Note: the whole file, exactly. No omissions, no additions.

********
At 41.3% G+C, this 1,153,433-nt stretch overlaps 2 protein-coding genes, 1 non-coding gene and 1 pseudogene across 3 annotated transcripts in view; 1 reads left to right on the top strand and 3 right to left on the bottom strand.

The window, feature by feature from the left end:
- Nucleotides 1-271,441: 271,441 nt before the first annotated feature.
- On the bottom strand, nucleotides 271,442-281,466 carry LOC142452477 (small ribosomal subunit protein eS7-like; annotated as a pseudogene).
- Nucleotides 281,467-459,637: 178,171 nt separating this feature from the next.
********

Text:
At 41.3% G+C, this 1,153,433-nt stretch overlaps 2 protein-coding genes, 1 non-coding gene and 1 pseudogene across 3 annotated transcripts in view; 1 reads left to right on the top strand and 3 right to left on the bottom strand.

The window, feature by feature from the left end:
- Nucleotides 1-271,441: 271,441 nt before the first annotated feature.
- On the bottom strand, nucleotides 271,442-281,466 carry LOC142452477 (small ribosomal subunit protein eS7-like; annotated as a pseudogene).
- Nucleotides 281,467-459,637: 178,171 nt separating this feature from the next.